Growing up in the Mount Avenue in the 1970’s the most notable and invasive feature on our young lives was neither the magnificent Barrow Railway viaduct, or the colliding waters of the three rivers as they met below our home. That honour, if that phrase is appropriate at all, was given to the blue and grey superstructure of Great Island Power Station, which lay directly across from our bedroom windows on the Wexford shore, and the twin chimneys that raised to 450 feet.
Great Island was an oil fuelled power generation station, owned and operated by the ESB, construction of which commenced in the spring of 1965. It was the first such station to be built outside or Dublin or Cork and at its peak would employ up to 200 people. The station opened in 1967 with one generator and work commenced soon after on a second generator, which necessitated a second chimney. This extension was completed and working by 1972. At its commercial height it would supply 20% of the nations power needs. To the right of the site, are five 17,000 ton capacity tanks for the storage of oil. To fill these tanks, a very fine jetty was installed to which tankers tied up and were unloaded by suction pumps and via pipework to the tanks.
The proposal when first mooted (around 1963) met with considerable disquiet in the community of Cheekpoint. And a deputation of fishermen travelled to Dublin to discuss and negotiate the fishermen’s concerns. The deep water jetty which would be planted smack bang in the centre of some of the best salmon driftnetting waters was the principal concern and fishermen were anxious to communicate the loss that this would bring.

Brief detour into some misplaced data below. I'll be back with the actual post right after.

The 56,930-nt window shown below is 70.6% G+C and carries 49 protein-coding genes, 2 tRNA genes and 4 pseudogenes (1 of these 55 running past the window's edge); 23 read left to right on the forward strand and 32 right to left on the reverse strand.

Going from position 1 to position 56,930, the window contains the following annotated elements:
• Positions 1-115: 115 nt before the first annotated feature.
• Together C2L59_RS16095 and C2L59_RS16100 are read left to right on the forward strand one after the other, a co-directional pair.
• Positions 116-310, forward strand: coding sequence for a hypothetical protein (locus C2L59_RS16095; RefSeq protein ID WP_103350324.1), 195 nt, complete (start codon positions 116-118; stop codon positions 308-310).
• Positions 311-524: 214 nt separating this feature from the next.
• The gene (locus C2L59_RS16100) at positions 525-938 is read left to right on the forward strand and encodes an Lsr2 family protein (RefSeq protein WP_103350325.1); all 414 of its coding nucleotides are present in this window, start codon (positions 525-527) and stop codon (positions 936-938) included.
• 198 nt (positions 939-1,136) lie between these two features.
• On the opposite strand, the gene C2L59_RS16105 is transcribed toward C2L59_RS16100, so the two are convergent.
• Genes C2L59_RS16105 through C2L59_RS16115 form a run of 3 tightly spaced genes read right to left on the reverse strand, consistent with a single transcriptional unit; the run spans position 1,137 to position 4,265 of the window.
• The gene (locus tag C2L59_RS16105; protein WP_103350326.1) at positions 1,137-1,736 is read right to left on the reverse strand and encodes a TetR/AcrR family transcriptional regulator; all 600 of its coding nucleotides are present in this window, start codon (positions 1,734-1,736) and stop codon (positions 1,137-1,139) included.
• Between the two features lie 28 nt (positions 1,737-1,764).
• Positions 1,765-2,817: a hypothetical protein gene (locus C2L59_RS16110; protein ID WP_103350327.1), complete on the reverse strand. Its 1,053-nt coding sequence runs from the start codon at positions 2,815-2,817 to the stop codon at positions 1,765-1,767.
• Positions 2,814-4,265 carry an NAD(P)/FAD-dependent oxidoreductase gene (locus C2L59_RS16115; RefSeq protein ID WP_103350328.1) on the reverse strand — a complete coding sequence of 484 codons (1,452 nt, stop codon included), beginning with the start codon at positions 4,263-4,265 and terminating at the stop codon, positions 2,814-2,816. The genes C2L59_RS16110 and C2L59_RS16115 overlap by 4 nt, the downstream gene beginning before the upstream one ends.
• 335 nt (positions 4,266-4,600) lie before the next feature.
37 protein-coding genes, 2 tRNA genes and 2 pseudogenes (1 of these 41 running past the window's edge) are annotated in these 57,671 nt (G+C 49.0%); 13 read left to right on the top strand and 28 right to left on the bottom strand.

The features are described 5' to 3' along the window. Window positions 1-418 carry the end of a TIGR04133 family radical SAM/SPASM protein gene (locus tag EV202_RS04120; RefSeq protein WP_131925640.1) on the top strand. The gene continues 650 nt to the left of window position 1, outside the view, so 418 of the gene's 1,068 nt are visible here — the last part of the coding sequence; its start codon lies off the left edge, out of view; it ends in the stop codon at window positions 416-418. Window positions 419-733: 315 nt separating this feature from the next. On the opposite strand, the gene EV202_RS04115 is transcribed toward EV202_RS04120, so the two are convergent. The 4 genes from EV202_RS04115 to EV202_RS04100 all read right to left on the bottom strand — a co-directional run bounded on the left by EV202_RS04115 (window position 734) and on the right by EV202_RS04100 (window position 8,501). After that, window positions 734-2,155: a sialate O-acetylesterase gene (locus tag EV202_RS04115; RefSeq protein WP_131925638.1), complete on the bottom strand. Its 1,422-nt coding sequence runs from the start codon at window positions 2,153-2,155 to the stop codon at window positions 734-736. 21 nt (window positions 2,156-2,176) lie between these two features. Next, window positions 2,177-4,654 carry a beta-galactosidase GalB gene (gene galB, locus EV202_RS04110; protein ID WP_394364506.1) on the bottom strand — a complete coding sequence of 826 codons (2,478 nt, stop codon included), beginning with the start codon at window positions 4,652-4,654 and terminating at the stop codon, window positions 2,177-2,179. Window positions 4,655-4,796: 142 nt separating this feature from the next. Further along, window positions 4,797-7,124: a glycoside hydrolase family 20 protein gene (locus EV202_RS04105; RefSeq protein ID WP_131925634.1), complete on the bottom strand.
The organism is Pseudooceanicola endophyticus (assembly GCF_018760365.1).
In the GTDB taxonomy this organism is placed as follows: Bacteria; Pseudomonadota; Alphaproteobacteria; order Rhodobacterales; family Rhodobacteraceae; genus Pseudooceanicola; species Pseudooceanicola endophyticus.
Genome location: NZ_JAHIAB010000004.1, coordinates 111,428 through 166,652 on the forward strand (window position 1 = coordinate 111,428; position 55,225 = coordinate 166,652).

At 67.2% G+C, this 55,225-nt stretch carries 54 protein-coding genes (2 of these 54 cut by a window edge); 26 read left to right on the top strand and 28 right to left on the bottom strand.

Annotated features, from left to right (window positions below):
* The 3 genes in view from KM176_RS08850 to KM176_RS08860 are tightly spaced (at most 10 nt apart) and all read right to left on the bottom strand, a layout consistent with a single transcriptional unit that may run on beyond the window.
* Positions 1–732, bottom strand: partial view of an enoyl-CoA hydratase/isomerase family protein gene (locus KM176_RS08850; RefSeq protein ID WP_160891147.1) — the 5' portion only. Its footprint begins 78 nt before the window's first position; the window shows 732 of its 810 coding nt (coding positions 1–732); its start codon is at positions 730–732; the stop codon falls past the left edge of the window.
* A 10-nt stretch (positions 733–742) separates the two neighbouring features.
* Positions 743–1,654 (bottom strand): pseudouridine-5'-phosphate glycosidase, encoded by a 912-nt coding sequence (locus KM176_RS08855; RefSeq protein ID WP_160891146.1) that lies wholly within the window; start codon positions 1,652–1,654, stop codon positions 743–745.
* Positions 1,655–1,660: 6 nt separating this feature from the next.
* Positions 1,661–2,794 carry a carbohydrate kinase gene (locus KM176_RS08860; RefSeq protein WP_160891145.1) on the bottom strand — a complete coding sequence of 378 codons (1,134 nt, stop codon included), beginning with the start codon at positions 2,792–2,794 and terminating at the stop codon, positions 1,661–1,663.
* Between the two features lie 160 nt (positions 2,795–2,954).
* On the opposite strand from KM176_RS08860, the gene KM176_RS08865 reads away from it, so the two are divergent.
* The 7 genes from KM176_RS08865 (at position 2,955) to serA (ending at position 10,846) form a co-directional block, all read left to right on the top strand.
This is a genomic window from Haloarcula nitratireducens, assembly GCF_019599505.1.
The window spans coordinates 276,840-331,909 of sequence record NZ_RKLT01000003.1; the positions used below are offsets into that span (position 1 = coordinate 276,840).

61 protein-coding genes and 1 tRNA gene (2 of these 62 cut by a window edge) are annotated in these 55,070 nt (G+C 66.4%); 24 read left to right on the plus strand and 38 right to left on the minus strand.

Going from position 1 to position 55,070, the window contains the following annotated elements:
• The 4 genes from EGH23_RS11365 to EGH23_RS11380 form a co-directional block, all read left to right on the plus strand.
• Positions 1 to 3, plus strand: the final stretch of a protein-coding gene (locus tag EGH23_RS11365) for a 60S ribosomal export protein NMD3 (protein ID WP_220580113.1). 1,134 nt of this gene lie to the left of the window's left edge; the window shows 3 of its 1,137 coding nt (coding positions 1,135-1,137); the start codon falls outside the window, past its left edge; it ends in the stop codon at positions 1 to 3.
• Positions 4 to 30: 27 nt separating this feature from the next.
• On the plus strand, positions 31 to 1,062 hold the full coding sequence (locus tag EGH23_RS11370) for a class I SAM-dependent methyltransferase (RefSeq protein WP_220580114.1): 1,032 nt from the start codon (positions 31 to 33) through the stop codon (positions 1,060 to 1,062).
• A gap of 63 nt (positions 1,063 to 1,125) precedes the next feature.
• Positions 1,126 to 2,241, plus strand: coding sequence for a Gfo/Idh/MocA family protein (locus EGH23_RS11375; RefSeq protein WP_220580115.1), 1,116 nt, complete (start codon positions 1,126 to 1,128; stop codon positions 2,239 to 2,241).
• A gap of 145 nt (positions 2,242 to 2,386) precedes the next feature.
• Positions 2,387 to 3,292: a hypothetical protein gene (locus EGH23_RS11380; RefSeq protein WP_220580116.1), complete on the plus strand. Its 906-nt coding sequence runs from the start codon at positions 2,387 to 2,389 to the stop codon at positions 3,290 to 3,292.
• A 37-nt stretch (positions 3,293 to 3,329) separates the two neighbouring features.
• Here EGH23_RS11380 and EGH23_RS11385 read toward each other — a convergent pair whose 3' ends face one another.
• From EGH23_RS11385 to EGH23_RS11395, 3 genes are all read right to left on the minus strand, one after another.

|A good sense here of the scale of the jetty, and how it blocked the fishery
Fishermen got little footing in Dublin however. The project was a major capital investment for the country and was seen as crucial for the developing industrial base which was a major plank of government policy. The promise of jobs however, was considered to be very real, and assurances were given that Cheekpoint men would be in a favourable position to benefit.
In the end those jobs did materialise and it was one of the reasons for example that my father returned home from sea, and it was also a factor in the return of my mother from London. They were married in the Christmas of 1964 and my father started on the building work on the station in 1965.
The jobs, however, were fleeting. Once the major construction work had ceased so did the work. A bone of contention in the community, probably still felt to this day.
|Photo circa 1969 with thanks to Brenda Grogan
In the 1970’s the station was a real invasion into our lives. The lights at night shore through all but the thickest of curtains, and was one of the reasons my father planted a line of trees between the house and the river. There was an ever present humming noise, which we managed to get used to. But there was an extremely loud release of steam occasionally and also ear splitting bangs from time to time. These were bad enough during the day, but they also occurred at night/early morning and were the cause of many a night of lost sleep. (My Uncle John, a river pilot, managed to get the number of the manager of the station at one point. Any night the station started and woke his home, he’d ring up the manager. “what can I do” asked the manager, to which John replied “well if you can’t stop it, you may as well be awoken like everyone else in Cheekpoint” I thought being woken at night was bad enough, but it was only when I started drifting for salmon later in the 70’s and we were right under the station that the noise was really brought home to me.